3. YES! Joe should breed so that there are future dogs, 4 of whom have great homes.  If there are more than 4 puppies, he should place the 4 healthiest, nicest, best structured puppies in the 4 homes, and try to place the others, but if after all reasonable efforts have been expended there remain any surplus puppies, their lives should be ended as quickly and painlessly as possible.

Which of these do you believe is the right choice and why?

(Of course, this is not intended to be read literally—it is ridiculously inaccurate and oversimplified. And I am sure many people will point out the many complications that prevent this question from being applied to reality… It is intended as a thought experiment—a small isolated question to think about that might help to clarify an underlying core notion. In my opinion, anyone who is going to contribute to discourse on the topics of breeding and rescue and reducing shelter populations ought to have thoroughly considered this question.)

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 March 11, 2014  Posted by at 5:50 pm Tagged with: , , ,
Jan 032009
 

 

jurtruck2If addressed early it is fairly straightforward to teach most young dogs to relax quietly in the car. However, I am frequently asked about fixing this problem in adult dogs that had spent years rehearsing the behavior, and it is then somewhat more challenging to resolve.  Offering suggestions on how to handle this behavior is complicated because there can be so many different reasons the dog is barking in the car and the ideal solution is so dependent on the motivation and the individual psyche involved that I am not sure a general solution is meaningful, but here are some general techniques I would recommend:

 

First of all, recognize that this is a behavior/training challenge and that you will need to focus on it for a while and make a genuine effort to fix the problem.  You cannot think about this problem only when it is happening and expect to solve it…

 

For each of the following steps, I would exercise the dog before the training session so you are not fighting excess energy.  And if your dog is getting out of control you have gone too far too fast…

 

 

  1. Figure out why the dog is barking—is it genuine aggression, insecurity, fear, a belief that you want it to bark, guarding behavior, etc. This will likely alter not only what you do, but the energy and spirit you apply—with an insecure dog you may be bolstering confidence, with another dog you may be correcting more, etc.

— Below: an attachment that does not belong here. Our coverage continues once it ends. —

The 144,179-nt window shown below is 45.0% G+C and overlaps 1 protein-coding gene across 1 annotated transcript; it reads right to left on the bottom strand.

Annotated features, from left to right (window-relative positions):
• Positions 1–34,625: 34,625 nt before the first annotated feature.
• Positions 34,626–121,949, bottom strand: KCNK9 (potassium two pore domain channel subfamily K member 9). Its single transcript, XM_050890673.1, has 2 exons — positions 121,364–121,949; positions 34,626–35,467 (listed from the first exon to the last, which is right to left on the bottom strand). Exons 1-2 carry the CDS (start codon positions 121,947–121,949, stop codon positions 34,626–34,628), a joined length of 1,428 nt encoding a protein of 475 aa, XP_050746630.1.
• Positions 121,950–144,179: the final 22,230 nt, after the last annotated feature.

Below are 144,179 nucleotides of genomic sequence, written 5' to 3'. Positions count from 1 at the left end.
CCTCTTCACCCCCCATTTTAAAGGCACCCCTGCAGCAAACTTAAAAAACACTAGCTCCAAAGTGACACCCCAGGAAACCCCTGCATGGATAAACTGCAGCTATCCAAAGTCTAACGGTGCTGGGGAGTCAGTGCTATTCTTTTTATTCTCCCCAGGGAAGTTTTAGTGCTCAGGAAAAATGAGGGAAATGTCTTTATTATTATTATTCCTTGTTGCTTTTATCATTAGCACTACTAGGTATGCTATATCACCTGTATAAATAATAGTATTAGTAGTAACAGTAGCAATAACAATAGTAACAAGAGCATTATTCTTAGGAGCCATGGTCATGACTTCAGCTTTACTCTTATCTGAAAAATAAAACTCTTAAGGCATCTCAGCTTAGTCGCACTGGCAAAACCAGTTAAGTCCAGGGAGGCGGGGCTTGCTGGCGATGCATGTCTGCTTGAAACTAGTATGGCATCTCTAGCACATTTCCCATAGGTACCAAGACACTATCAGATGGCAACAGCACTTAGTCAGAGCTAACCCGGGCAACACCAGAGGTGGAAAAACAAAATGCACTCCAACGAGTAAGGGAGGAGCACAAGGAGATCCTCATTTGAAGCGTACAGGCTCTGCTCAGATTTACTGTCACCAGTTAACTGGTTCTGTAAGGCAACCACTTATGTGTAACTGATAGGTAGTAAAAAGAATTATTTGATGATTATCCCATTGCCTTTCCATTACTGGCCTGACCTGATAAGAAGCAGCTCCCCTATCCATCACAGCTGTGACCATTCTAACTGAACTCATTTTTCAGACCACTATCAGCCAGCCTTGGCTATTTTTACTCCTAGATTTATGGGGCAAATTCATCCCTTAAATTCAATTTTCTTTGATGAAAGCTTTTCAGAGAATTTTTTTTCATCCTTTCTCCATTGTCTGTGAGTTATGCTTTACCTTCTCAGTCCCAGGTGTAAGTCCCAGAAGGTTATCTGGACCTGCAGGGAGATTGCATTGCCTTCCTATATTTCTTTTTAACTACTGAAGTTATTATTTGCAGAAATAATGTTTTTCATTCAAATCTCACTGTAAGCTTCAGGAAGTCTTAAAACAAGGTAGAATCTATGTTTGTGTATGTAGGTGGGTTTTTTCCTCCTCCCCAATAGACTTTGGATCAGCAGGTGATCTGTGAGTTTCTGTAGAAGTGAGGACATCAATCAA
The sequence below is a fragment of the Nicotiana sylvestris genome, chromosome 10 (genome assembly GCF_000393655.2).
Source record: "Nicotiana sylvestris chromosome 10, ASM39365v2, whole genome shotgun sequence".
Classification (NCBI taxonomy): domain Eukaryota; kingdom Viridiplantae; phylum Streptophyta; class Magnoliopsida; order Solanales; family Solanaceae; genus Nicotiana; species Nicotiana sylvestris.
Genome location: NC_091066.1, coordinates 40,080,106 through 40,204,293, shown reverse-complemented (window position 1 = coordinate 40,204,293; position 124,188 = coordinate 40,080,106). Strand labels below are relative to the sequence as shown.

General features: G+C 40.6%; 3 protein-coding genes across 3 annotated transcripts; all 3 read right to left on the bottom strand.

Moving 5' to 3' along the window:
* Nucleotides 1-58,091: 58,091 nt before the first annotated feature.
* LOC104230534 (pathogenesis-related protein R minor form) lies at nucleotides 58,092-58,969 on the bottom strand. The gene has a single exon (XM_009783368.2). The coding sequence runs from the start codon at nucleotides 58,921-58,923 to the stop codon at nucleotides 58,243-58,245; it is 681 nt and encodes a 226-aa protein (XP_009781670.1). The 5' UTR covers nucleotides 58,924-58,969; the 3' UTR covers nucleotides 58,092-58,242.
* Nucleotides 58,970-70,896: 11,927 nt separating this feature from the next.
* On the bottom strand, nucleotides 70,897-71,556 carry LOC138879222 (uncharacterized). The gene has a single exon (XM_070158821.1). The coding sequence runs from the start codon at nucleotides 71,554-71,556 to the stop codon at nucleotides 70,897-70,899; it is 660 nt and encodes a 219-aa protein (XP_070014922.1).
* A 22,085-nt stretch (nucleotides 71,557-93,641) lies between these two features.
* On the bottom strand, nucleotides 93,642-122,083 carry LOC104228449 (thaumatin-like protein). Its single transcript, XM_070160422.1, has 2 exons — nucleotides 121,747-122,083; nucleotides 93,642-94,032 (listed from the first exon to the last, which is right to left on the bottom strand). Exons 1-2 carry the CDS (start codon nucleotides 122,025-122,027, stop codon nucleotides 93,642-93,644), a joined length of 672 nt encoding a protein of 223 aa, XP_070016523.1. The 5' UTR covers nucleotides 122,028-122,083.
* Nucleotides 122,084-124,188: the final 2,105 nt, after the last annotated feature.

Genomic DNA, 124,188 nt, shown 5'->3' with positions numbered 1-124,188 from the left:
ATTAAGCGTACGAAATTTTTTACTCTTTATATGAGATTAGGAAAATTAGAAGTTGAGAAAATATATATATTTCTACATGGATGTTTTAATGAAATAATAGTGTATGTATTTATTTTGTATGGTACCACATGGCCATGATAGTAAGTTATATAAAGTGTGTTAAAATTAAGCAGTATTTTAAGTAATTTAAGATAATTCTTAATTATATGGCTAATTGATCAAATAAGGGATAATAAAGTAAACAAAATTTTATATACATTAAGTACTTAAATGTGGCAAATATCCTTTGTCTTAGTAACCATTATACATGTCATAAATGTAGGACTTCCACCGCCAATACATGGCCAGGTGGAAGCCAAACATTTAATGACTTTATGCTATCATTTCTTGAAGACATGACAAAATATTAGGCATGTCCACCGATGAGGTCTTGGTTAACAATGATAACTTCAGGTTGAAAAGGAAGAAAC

2. Figure out precisely what behavior you DO want—no barking, a woof or two then silence, barking ok until you say quiet, etc.  Ideally figure out a behavior that is emotionally or physically incompatible with barking—holding something in his mouth, lying down, etc.
  3. Particularly important for many dogs is that you repeat a behavior that limits the emotional cascade—they start working themselves into a frenzy, and every time they get to a certain point you interrupt the pattern and create calmness so that eventually, regardless of what behavior they are doing, they learn to arrest their progression towards frenzy.  Often a quiet downstay works for this, but you need to be observant and start the down as soon as they get to a certain point, and make them hold the down until they have returned to a calm state—it is not productive if they simply lie down but remained frantic. Ultimately you care more about training them to maintain the correct mental state then you do about a particular behavior in this case.
  4. Train the desired behavior away from the car to a high level of compliance. For example, I would probably train a solid down and downstay and a quiet at home before I moved to working on the issue in the car.
  5. Train various behaviors in the car at home. Including the desired alternative to barking. I would include some static behaviors (eg, a ten minute downstay) and some active behaviors (eg. spin, wave, etc.)
  6. Train various behaviors in the car at home with you out of the car, you in the driver’s seat, you in the passenger seat, you in the back seat with the dog, etc.  Your dog should be able to get in any part of the car on command, stay there, and do what you ask wherever you are. Repeat with windows and doors open and closed.  Have the dog get out and do a few behaviors, then have him load back up and do the same behaviors.  He should learn that the car is another place where he has to be obedient and mindful…
  7. Have a friend come over and repeat the above with your friend nearby. Do this with several friends and have them come to the window and give a treat or toy or praise.  Have them give a command and reinforce it. Etc. 
  8. Go somewhere where the dog is likely to be slightly stimulated, but not overly so, and sit in the car and have a nice training session.  Do various behaviors with you in the car, including whatever behavior you are hoping will be the new alternative to barking. Then repeat the above so that your dog can do whatever is asked of him in the car regardless of where you are. 
  9. Have some friends come with you to somewhere slightly stimulating and have them come over out of the blue and say hello and give treats while you work with your dog.
  10. Buy your friends lunch.
  11. Gradually get closer to stimuli so that dog has to ignore more and more while doing what you ask.  Once he can handle any stimuli, start getting yourself further and further away while reinforcing the correct behavior or asking for other behaviors.  Go behind walls so your dog cannot see you and make sure they can stay quiet without you in sight but go back and praise or reward their correct behavior. Over time diminish the amount of help you provide.
  12. Once you are confident that your dog understands what you are asking, I think a water squirt bottle can be very effective for correcting inappropriate barking…